A key institution that was significantly affected by the Great Recession is the school system, which plays a crucial role in building human capital and shaping the country’s economic future. To prevent major cuts to education, the federal government allocated $100 billion to schools as part of the American Recovery and Reinvestment Act of 2009 (ARRA), commonly known as the stimulus package. However, the stimulus has wound down while many sectors of the economy are still struggling, leaving state and local governments with budget squeezes. In this post, we present some key findings on how ...
Liberty Street Economics , Paper 20130923a

Discussion Paper
My Two (Per)cents: How Are American Workers Dealing with the Payroll Tax Hike?

The payroll tax cut, which was in place during all of 2011 and 2012, reduced Social Security and Medicare taxes withheld from workers? paychecks by 2 percent. This tax cut affected nearly 155 million workers in the United States, and put an additional $1,000 a year in the pocket of an average household earning $50,000. As part of the ?fiscal cliff? negotiations, Congress allowed the 2011-12 payroll tax cut to expire at the end of 2012, and the higher income that workers had grown accustomed to was gone. In this post, we explore the implications of the payroll tax increase for U.S. workers.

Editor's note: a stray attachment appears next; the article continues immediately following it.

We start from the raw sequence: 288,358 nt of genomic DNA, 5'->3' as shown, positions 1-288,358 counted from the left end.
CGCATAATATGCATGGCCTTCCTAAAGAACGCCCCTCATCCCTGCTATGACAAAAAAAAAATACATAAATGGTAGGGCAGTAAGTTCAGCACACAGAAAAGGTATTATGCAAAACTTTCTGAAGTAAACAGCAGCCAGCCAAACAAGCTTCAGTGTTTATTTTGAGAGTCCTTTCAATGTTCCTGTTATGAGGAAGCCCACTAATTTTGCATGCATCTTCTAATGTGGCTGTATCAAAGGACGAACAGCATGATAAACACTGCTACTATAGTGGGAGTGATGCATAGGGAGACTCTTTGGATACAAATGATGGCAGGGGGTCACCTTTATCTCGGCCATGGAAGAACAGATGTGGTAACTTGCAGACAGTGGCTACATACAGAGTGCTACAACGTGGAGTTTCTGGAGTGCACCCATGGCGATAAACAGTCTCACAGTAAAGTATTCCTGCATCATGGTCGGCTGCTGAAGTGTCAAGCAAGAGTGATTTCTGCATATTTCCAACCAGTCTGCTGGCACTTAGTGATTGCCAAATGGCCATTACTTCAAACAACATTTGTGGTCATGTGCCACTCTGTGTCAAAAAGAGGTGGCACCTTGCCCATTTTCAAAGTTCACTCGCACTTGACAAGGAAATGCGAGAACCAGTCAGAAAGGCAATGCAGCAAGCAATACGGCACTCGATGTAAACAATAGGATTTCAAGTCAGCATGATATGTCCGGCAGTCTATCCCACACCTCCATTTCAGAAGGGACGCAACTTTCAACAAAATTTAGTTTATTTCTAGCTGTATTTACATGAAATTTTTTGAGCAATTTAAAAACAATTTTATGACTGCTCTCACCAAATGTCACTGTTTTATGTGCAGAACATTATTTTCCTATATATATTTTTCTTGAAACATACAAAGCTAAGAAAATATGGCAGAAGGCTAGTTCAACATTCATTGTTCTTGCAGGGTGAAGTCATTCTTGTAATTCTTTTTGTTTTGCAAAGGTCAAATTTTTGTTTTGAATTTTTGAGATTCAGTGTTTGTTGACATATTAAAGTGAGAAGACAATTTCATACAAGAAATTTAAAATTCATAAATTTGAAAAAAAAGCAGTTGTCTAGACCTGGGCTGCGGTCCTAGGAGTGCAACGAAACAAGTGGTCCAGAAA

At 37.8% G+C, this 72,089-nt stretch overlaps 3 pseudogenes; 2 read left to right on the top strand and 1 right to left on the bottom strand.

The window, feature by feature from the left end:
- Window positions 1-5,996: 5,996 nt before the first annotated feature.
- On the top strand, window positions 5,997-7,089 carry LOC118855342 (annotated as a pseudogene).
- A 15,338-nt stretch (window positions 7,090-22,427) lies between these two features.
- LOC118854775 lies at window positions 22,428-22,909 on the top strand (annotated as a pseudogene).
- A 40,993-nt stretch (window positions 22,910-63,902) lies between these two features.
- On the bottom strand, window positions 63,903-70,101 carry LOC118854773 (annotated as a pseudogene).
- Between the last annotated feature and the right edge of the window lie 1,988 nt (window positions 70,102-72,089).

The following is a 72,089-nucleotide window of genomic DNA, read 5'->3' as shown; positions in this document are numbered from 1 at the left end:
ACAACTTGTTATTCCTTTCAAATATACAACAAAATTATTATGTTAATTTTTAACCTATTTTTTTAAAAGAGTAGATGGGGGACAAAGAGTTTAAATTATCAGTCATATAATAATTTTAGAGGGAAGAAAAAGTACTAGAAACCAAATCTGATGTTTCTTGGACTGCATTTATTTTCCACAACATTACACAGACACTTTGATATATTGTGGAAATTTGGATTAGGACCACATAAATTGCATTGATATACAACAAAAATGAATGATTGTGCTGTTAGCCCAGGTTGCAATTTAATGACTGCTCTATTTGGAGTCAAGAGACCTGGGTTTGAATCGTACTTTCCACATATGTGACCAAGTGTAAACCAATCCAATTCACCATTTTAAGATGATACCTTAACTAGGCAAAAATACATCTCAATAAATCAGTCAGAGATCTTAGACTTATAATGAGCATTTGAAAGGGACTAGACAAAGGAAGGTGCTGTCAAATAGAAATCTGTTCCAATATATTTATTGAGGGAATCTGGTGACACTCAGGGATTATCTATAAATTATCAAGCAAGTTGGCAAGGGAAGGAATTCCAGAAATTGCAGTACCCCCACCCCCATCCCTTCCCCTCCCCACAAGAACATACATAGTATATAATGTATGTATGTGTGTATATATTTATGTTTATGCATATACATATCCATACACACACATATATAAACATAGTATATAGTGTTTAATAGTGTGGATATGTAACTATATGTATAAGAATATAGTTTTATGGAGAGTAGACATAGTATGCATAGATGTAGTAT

Liberty Street Economics , Paper 20130515

Discussion Paper
Catching Up or Falling Behind? New Jersey Schools in the Aftermath of the Great Recession

Today’s post, which complements Monday’s on New York State and a set of interactive graphics released by the New York Fed earlier, assesses the effect of the Great Recession on educational finances in New Jersey. The Great Recession severely restricted state and local funds, which are the main sources of funding for schools. To help avoid steep budget cuts to schools, the federal government allocated $100 billion for education as part of the American Recovery and Reinvestment Act of 2009 (ARRA), also known as the stimulus. The stimulus money was meant to provide temporary relief to ...